Carbon credits show potential for environmental impact — but people should think twice before using them as strategic investments, a report today from Morningstar cautions.
The reasons for that: It’s all but impossible to accurately peg the future financial costs to society of burning carbon today in order to set caps, and the young carbon credits market does not appear to respond much to energy prices.
“Our hypothesis going in was that carbon credits might have a straightforward relationship with energy markets,” said Madeline Hume, author of the Carbon Credits Landscape report and senior research analyst at Morningstar. “One thing that surprised us was how little carbon credits respond to fossil fuel prices in a predictable manner.”
Over five years, the European Union’s carbon credit prices “moved with energy prices just as frequently as they moved against it” during rolling six-month timeframes, the report noted.
Further, cap-and-trade programs vary widely by geography, with many differences in emissions standards. Thus, carbon credit prices can range from just over $1 in Kazakhstan to nearly $100 in the UK, according to the report.
Only four programs — those of New Zealand, Switzerland, the EU and UK — have carbon credit prices above $50, high enough to meet Paris Climate Accord targets of a 2 degree C average temperature rise, the report found.
In the US, about a dozen states participate in the Regional Greenhouse Gas Initiative, a mandatory cap-and-trade program. Massachusetts also has a program, and California participates in one that has a sister program in Quebec.
The California and Quebec programs have carbon credits priced at about $30, according to Morningstar’s report.
Such programs are much bigger than the voluntary carbon markets, with compliance carbon programs now covering about 17% of the world’s greenhouse gas emissions, and another 13% when including programs that are still in development, the report noted.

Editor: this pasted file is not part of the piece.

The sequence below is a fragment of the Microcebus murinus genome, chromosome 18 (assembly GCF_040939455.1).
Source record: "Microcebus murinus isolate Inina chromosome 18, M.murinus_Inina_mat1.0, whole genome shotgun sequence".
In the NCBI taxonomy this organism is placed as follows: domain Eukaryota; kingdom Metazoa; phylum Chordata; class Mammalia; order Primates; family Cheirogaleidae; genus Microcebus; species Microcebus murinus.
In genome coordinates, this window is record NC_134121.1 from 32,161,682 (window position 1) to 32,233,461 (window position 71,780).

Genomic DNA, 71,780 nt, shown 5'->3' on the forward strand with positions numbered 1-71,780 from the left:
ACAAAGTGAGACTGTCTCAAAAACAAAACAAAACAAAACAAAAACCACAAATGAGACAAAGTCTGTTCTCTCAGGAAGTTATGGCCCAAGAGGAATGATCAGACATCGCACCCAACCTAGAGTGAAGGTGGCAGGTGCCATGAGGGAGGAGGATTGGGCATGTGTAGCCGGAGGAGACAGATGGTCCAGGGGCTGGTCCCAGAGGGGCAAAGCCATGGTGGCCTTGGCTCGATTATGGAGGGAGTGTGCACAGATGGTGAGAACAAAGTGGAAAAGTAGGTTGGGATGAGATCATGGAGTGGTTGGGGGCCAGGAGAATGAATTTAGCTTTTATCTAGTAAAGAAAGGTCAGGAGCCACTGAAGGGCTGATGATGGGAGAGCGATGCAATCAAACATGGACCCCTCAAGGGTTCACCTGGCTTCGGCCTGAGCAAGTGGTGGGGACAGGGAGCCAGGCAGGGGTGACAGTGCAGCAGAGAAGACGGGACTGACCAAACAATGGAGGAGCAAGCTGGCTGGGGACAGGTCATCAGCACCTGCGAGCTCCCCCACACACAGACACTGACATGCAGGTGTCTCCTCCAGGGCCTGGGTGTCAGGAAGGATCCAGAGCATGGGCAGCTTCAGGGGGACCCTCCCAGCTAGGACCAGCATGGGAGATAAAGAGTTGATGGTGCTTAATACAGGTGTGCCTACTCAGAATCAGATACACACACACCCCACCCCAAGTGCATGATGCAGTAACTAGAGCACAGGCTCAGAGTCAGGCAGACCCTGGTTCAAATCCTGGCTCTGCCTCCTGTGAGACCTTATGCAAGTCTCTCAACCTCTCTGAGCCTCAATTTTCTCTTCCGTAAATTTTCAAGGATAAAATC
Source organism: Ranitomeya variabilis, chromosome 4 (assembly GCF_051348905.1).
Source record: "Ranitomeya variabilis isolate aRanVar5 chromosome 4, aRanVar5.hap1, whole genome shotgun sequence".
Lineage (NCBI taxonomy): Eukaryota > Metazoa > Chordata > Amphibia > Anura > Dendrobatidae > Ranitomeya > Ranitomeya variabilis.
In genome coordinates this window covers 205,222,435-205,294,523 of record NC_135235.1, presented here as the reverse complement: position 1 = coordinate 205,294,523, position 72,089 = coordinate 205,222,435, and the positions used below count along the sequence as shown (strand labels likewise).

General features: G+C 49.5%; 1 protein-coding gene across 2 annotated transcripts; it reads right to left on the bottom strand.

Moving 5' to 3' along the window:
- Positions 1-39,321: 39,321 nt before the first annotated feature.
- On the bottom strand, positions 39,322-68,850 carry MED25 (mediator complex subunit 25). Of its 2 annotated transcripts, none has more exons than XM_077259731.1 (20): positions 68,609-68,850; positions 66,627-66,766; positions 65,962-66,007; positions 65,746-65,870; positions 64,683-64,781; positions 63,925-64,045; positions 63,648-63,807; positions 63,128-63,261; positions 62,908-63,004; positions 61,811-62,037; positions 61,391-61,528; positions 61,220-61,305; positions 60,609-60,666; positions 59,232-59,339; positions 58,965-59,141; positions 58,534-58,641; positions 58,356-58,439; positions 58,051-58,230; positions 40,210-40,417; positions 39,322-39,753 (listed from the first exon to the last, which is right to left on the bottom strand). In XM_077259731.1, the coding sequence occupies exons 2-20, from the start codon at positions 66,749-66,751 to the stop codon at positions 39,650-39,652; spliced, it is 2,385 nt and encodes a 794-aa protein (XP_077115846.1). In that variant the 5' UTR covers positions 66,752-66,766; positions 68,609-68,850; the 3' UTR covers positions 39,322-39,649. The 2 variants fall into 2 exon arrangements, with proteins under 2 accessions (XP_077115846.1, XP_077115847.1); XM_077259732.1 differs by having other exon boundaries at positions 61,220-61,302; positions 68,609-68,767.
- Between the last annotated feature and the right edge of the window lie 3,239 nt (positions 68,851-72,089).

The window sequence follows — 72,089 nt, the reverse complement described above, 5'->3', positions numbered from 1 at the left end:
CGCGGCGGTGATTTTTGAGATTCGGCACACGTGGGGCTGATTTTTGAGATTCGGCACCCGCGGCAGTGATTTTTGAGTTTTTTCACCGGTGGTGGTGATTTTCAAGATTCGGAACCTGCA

Voluntary carbon markets, which include carbon offsets, have been growing at a rate of 45% annually, although they represented just over 350 megatons of carbon dioxide equivalents in 2021, compared with nearly 8,600 megatons in carbon compliance programs, according to the report. The size of compliance coverage shot up dramatically in 2021 with the debut of China’s system.
That contrast may provide evidence that regulation, rather than relying on voluntary participation from industries, is necessary to make real progress in cutting emissions.
However, the passage of the Inflation Reduction Act and its numerous climate strategy components that rely on tax benefits refutes the notion that negative consequences alone are effective, Hume noted.
“Any programs that are punitive in nature poll pretty poorly. It’s difficult for these regulators once these programs are passed to continue enforcing them,” she said.
Morningstar analyzed the four cap-and-trade programs that saw the highest scores from the firm across maturity, depth of emissions covered, size of market, breadth of sectors and how easily they can be invested in. Among those programs, in California, Quebec, the EU and South Korea, the EU’s program proved to be the most successful at reducing emissions, according to Morningstar.
“From our point of view, the most effective thing a cap-and-trade program can do on behalf of an investor is craft a price-discovery mechanism that makes carbon a comparable investment throughout time and across jurisdictions,” the report stated. “This will discourage producers against investing additional capital in inefficient energy sources and over time should bring emissions within covered sectors to heel.”
There were only about 10 firms investing in carbon markets in 2016, and that number has since grown to at least 40, according to the report. Asset managers have been the slowest to move on the space, with four firms participating, compared with 10 commodities firms, nine venture capital firms and seven hedge funds.
“Today, most funds treat carbon credits as a commodity, and they gain exposure by buying futures or purchasing the spot in a secondary market. As a derivative of an asset, revenue from futures contracts goes to the counterparty that writes the contract as opposed to the governments that created the credits. Rather than exercising them, funds typically sell futures back to the highest bidder when they roll forward the contracts,” the report noted.
That system could be improved if funds bought carbon credits at auction and later use proceeds for green energy projects, according to the paper. Further, funds with exposure only through futures could take delivery of the credits, “temporarily reducing the amount of credits available for emissions” and then sell positions to carbon-offset programs.